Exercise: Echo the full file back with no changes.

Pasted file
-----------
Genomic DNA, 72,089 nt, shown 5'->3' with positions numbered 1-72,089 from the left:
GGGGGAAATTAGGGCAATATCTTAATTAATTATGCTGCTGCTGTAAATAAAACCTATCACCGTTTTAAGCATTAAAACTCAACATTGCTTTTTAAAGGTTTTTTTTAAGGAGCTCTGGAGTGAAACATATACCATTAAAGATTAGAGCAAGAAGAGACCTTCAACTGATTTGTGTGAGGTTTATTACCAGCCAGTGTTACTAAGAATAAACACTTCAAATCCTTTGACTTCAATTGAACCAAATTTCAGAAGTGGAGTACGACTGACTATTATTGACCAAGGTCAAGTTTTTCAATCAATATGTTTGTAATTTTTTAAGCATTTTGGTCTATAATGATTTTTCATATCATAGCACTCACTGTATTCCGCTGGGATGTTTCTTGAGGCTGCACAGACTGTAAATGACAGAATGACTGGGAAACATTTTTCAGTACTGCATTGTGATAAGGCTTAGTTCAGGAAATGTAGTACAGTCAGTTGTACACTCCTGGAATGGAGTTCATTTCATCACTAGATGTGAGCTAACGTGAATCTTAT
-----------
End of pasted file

Genomic DNA, 72,089 nt, shown 5'->3' with positions numbered 1-72,089 from the left:
GGGGGAAATTAGGGCAATATCTTAATTAATTATGCTGCTGCTGTAAATAAAACCTATCACCGTTTTAAGCATTAAAACTCAACATTGCTTTTTAAAGGTTTTTTTTAAGGAGCTCTGGAGTGAAACATATACCATTAAAGATTAGAGCAAGAAGAGACCTTCAACTGATTTGTGTGAGGTTTATTACCAGCCAGTGTTACTAAGAATAAACACTTCAAATCCTTTGACTTCAATTGAACCAAATTTCAGAAGTGGAGTACGACTGACTATTATTGACCAAGGTCAAGTTTTTCAATCAATATGTTTGTAATTTTTTAAGCATTTTGGTCTATAATGATTTTTCATATCATAGCACTCACTGTATTCCGCTGGGATGTTTCTTGAGGCTGCACAGACTGTAAATGACAGAATGACTGGGAAACATTTTTCAGTACTGCATTGTGATAAGGCTTAGTTCAGGAAATGTAGTACAGTCAGTTGTACACTCCTGGAATGGAGTTCATTTCATCACTAGATGTGAGCTAACGTGAATCTTAT